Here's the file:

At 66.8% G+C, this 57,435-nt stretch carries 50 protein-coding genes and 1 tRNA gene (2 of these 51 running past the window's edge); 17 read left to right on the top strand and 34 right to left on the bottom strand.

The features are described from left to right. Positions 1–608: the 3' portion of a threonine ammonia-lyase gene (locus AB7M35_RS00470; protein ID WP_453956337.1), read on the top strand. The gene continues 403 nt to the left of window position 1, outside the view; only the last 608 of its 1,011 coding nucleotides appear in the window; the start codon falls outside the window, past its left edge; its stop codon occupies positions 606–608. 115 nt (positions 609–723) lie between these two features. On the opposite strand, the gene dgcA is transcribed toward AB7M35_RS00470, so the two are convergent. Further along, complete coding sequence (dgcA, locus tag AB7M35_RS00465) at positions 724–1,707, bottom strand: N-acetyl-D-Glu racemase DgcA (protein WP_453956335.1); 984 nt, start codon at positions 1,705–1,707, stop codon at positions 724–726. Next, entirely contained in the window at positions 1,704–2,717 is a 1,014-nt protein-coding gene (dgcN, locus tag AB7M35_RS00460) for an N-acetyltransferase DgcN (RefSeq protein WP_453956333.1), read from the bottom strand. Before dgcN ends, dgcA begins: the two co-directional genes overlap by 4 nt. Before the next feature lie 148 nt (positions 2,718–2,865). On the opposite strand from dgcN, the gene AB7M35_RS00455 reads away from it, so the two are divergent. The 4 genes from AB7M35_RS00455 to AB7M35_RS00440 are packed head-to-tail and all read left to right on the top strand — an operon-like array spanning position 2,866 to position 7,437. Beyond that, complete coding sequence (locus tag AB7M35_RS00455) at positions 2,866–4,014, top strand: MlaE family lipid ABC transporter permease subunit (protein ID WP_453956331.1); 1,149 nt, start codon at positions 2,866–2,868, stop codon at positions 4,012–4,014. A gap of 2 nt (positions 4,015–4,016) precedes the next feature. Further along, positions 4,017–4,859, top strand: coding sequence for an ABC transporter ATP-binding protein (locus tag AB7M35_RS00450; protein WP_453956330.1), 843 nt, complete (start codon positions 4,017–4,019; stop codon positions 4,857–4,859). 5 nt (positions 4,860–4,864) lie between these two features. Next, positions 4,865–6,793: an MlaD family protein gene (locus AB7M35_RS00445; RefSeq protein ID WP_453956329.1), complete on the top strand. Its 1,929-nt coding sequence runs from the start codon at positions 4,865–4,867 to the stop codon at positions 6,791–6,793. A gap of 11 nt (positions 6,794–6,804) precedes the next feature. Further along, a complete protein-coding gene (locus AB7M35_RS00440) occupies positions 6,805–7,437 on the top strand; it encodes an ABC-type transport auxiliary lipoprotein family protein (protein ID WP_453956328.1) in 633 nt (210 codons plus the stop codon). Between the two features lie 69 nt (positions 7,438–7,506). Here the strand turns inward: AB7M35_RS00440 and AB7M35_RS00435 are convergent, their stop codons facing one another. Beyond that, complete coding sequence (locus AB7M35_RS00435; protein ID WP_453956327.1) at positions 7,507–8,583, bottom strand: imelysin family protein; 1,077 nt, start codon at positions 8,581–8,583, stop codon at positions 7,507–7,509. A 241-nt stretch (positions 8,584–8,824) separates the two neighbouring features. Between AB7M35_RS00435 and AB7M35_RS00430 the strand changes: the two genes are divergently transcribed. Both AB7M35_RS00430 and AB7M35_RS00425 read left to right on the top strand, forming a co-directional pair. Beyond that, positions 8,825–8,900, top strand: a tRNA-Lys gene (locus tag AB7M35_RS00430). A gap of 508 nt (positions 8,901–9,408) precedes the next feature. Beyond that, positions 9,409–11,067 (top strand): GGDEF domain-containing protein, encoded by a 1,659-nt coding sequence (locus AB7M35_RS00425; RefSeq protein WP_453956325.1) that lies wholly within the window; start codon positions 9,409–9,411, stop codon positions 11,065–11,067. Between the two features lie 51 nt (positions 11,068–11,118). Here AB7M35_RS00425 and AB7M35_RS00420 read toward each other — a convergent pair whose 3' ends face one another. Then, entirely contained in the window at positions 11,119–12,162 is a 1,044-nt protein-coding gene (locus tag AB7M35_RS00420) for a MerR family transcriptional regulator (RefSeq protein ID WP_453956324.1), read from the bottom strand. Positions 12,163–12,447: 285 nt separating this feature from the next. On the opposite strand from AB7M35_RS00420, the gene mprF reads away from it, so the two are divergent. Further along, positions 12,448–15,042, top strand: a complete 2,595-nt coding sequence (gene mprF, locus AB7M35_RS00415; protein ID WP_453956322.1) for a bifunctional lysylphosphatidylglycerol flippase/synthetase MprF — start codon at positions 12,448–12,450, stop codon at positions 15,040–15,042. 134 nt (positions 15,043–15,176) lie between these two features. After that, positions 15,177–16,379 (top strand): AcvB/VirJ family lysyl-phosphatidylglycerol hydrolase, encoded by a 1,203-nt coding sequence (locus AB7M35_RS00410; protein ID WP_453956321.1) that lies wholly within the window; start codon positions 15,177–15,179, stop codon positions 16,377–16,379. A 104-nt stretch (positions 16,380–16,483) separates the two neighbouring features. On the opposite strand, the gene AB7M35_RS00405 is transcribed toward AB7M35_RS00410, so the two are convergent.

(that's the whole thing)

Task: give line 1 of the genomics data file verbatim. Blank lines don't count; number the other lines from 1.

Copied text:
At 66.8% G+C, this 57,435-nt stretch carries 50 protein-coding genes and 1 tRNA gene (2 of these 51 running past the window's edge); 17 read left to right on the top strand and 34 right to left on the bottom strand.